Midcentury modern homes aren’t exactly difficult to find—but spotting a fixer-upper at a low price is not so easy.
On the market in the southwestern Chicago suburb of Palos Park, IL, this five-bedroom, 3.5-bathroom house—built in 1957 and listed for $300,000—will need some love. On the plus side, the next owners can customize the home’s beautiful bones to their heart’s delight.
And there are building blocks to work with. Vintage elements, like peach, pink, and blue subway tile, as well as fixtures in similar pastel colors in the bathrooms, wood-paneled walls, and a horseshoe-shaped floor plan, are all intact.
That offers a sweet starting point for the next owner of the 5,500-square-foot house, which is set on an acre lot.
The home’s exterior was crafted from cedar and brick. Skylights and transom windows coax in natural light, and an open staircase between the main level and upstairs further enhances the open layout.
A two-lane bowling alley in the finished basement has the potential to become an entertainment hub for decades to come.
A rotunda-shaped room in the home will suit either anyone who needs to work from home, or (eventually) someone who likes to entertain. At first glimpse, it looks as if the kitchen, and the appliances in particular, will need to be updated.
“It’s a rehab,” says the listing agent, George Simic of John Greene Realtor®. “Everything in there is original. You’re going to need a new roof and windows, however. You’re looking at [spending] $750,000 to $1 million once you get it all fixed up.”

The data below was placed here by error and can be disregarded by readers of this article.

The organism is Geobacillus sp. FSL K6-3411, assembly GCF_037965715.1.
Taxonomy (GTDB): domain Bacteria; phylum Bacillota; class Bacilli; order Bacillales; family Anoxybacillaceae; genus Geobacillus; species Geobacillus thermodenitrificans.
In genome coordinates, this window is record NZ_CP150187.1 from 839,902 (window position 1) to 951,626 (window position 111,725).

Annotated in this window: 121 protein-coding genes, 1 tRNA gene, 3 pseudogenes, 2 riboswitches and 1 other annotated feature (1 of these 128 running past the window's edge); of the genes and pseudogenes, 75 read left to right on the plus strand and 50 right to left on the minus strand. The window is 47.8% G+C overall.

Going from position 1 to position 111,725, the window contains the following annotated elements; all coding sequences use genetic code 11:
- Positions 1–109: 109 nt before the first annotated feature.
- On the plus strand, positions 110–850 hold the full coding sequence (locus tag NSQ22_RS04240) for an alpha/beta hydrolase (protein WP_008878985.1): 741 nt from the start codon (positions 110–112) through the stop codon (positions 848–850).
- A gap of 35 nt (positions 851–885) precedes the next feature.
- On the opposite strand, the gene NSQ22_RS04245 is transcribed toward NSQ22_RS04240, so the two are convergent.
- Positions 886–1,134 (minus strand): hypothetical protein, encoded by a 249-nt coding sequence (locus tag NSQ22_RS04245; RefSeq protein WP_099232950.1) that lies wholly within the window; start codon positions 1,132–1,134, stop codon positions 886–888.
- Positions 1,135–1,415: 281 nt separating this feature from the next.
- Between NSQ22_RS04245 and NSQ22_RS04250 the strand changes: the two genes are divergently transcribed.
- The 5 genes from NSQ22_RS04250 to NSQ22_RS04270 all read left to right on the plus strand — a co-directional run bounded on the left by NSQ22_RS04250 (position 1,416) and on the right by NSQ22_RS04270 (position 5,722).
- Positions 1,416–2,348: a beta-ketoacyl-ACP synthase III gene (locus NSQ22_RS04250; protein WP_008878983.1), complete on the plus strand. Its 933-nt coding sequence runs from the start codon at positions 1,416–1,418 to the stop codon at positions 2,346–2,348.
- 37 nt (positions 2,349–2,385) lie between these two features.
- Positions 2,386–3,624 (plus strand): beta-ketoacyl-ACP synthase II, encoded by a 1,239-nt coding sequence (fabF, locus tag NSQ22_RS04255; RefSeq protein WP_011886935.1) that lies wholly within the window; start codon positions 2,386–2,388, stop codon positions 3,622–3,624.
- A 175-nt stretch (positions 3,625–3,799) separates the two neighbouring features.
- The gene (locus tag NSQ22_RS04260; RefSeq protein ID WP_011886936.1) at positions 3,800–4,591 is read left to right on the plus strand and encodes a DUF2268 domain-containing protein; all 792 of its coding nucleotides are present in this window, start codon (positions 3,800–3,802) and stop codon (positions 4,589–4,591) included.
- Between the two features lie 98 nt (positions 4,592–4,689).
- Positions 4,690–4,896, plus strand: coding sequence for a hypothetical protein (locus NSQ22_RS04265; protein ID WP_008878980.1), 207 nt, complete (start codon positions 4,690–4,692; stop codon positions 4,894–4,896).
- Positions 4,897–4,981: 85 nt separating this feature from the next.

Located on a cul-de-sac, the home has plenty of privacy and very little auto traffic, but Simic suggests that the next owner might consider adding a second access point behind the home, “for a secret entrance.”
And as for secret features, a neighbor told Simic that there’s a bomb shelter somewhere in the home.
“We still don’t know where it’s at,” he says. “There’s a concrete pod in the back of the bowling alley. We don’t know for sure if it’s behind the pins or not.”
Buyers are drawn to Palos Park—a 30- to 45-minute drive to Chicago, or 10 minutes to the nearest Metra commuter-rail stop—for its schools. The city of around 5,000 residents is also known for its “very cultural, diverse food” scene,” says Simic.
The classic home has only had three owners over the decades, and the current owners—who bought it from the family that built it—have decided to unload this architectural gem.
Simic had a staggering 78 showings of the home in only four days, but many were pure gawkers who didn’t necessarily have the resources to undertake the renovations.
“There’s 10 to 15 percent of the market that would actually purchase it,” he says. Most buyers are looking for a move-in ready midcentury modern home, with only minor projects to tackle.
But for a winning offer, it’s a solid bet.
In the metro Chicago area, “It’s hard to get a 5,000-square-foot house like this on an acre with a full basement for under half-a-million,” Simic says. “I’m targeting a bachelor or couple who has the high income to put into it.”